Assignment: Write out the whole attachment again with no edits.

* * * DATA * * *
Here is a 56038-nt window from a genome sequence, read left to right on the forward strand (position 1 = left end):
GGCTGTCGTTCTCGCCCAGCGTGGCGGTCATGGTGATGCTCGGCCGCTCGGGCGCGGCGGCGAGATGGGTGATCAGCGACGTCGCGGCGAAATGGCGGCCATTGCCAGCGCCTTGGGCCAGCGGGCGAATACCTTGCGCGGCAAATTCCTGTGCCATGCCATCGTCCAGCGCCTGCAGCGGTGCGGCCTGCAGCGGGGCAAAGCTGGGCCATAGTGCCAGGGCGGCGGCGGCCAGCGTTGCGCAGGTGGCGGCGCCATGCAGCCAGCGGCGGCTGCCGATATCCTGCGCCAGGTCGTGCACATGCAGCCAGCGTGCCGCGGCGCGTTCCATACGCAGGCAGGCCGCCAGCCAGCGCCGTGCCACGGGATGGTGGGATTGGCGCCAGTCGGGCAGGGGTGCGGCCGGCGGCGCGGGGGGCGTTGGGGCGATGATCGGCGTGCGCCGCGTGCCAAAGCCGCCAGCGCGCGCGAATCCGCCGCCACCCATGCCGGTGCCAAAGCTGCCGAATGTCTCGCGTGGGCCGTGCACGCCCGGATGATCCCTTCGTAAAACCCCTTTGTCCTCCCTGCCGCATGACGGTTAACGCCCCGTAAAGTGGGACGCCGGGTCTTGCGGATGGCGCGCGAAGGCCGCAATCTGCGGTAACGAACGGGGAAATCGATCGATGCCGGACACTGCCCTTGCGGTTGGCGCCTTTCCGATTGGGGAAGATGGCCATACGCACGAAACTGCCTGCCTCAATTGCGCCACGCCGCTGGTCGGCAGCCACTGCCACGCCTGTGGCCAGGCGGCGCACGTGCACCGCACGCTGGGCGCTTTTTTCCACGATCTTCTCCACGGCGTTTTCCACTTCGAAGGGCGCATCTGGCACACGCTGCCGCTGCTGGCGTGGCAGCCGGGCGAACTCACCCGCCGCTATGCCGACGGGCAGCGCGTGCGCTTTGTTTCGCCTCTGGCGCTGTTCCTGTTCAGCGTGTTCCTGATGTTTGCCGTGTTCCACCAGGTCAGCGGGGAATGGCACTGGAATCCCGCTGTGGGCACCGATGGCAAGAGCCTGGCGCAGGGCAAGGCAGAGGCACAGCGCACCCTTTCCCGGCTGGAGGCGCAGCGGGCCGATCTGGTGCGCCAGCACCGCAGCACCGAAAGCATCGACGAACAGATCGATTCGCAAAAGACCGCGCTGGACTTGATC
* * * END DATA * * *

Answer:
Here is a 56038-nt window from a genome sequence, read left to right on the forward strand (position 1 = left end):
GGCTGTCGTTCTCGCCCAGCGTGGCGGTCATGGTGATGCTCGGCCGCTCGGGCGCGGCGGCGAGATGGGTGATCAGCGACGTCGCGGCGAAATGGCGGCCATTGCCAGCGCCTTGGGCCAGCGGGCGAATACCTTGCGCGGCAAATTCCTGTGCCATGCCATCGTCCAGCGCCTGCAGCGGTGCGGCCTGCAGCGGGGCAAAGCTGGGCCATAGTGCCAGGGCGGCGGCGGCCAGCGTTGCGCAGGTGGCGGCGCCATGCAGCCAGCGGCGGCTGCCGATATCCTGCGCCAGGTCGTGCACATGCAGCCAGCGTGCCGCGGCGCGTTCCATACGCAGGCAGGCCGCCAGCCAGCGCCGTGCCACGGGATGGTGGGATTGGCGCCAGTCGGGCAGGGGTGCGGCCGGCGGCGCGGGGGGCGTTGGGGCGATGATCGGCGTGCGCCGCGTGCCAAAGCCGCCAGCGCGCGCGAATCCGCCGCCACCCATGCCGGTGCCAAAGCTGCCGAATGTCTCGCGTGGGCCGTGCACGCCCGGATGATCCCTTCGTAAAACCCCTTTGTCCTCCCTGCCGCATGACGGTTAACGCCCCGTAAAGTGGGACGCCGGGTCTTGCGGATGGCGCGCGAAGGCCGCAATCTGCGGTAACGAACGGGGAAATCGATCGATGCCGGACACTGCCCTTGCGGTTGGCGCCTTTCCGATTGGGGAAGATGGCCATACGCACGAAACTGCCTGCCTCAATTGCGCCACGCCGCTGGTCGGCAGCCACTGCCACGCCTGTGGCCAGGCGGCGCACGTGCACCGCACGCTGGGCGCTTTTTTCCACGATCTTCTCCACGGCGTTTTCCACTTCGAAGGGCGCATCTGGCACACGCTGCCGCTGCTGGCGTGGCAGCCGGGCGAACTCACCCGCCGCTATGCCGACGGGCAGCGCGTGCGCTTTGTTTCGCCTCTGGCGCTGTTCCTGTTCAGCGTGTTCCTGATGTTTGCCGTGTTCCACCAGGTCAGCGGGGAATGGCACTGGAATCCCGCTGTGGGCACCGATGGCAAGAGCCTGGCGCAGGGCAAGGCAGAGGCACAGCGCACCCTTTCCCGGCTGGAGGCGCAGCGGGCCGATCTGGTGCGCCAGCACCGCAGCACCGAAAGCATCGACGAACAGATCGATTCGCAAAAGACCGCGCTGGACTTGATC